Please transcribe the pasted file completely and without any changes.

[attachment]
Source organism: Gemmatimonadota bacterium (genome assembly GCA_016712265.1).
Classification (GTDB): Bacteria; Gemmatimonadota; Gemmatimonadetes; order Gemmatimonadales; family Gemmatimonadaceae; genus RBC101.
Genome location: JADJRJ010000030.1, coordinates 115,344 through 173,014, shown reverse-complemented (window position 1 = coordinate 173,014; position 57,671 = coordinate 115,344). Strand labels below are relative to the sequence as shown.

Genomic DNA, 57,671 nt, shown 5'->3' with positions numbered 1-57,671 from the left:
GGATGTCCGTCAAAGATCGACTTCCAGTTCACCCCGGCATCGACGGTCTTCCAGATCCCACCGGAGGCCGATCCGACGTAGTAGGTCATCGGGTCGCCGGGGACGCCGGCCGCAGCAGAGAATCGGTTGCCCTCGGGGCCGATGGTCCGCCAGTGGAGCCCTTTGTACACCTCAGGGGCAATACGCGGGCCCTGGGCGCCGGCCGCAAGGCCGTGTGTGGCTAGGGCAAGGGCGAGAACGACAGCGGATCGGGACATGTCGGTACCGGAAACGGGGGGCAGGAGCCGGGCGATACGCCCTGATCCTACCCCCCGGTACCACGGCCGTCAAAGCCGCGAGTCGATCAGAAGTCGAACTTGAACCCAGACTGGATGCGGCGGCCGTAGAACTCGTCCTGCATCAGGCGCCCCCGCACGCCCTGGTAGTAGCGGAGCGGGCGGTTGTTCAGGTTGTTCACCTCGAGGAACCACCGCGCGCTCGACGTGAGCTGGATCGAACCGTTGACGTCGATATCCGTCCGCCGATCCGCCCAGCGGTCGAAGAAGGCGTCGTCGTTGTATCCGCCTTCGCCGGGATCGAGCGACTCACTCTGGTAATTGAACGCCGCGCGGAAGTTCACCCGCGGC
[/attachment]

Source organism: Gemmatimonadota bacterium (genome assembly GCA_016712265.1).
Classification (GTDB): Bacteria; Gemmatimonadota; Gemmatimonadetes; order Gemmatimonadales; family Gemmatimonadaceae; genus RBC101.
Genome location: JADJRJ010000030.1, coordinates 115,344 through 173,014, shown reverse-complemented (window position 1 = coordinate 173,014; position 57,671 = coordinate 115,344). Strand labels below are relative to the sequence as shown.

Genomic DNA, 57,671 nt, shown 5'->3' with positions numbered 1-57,671 from the left:
GGATGTCCGTCAAAGATCGACTTCCAGTTCACCCCGGCATCGACGGTCTTCCAGATCCCACCGGAGGCCGATCCGACGTAGTAGGTCATCGGGTCGCCGGGGACGCCGGCCGCAGCAGAGAATCGGTTGCCCTCGGGGCCGATGGTCCGCCAGTGGAGCCCTTTGTACACCTCAGGGGCAATACGCGGGCCCTGGGCGCCGGCCGCAAGGCCGTGTGTGGCTAGGGCAAGGGCGAGAACGACAGCGGATCGGGACATGTCGGTACCGGAAACGGGGGGCAGGAGCCGGGCGATACGCCCTGATCCTACCCCCCGGTACCACGGCCGTCAAAGCCGCGAGTCGATCAGAAGTCGAACTTGAACCCAGACTGGATGCGGCGGCCGTAGAACTCGTCCTGCATCAGGCGCCCCCGCACGCCCTGGTAGTAGCGGAGCGGGCGGTTGTTCAGGTTGTTCACCTCGAGGAACCACCGCGCGCTCGACGTGAGCTGGATCGAACCGTTGACGTCGATATCCGTCCGCCGATCCGCCCAGCGGTCGAAGAAGGCGTCGTCGTTGTATCCGCCTTCGCCGGGATCGAGCGACTCACTCTGGTAATTGAACGCCGCGCGGAAGTTCACCCGCGGC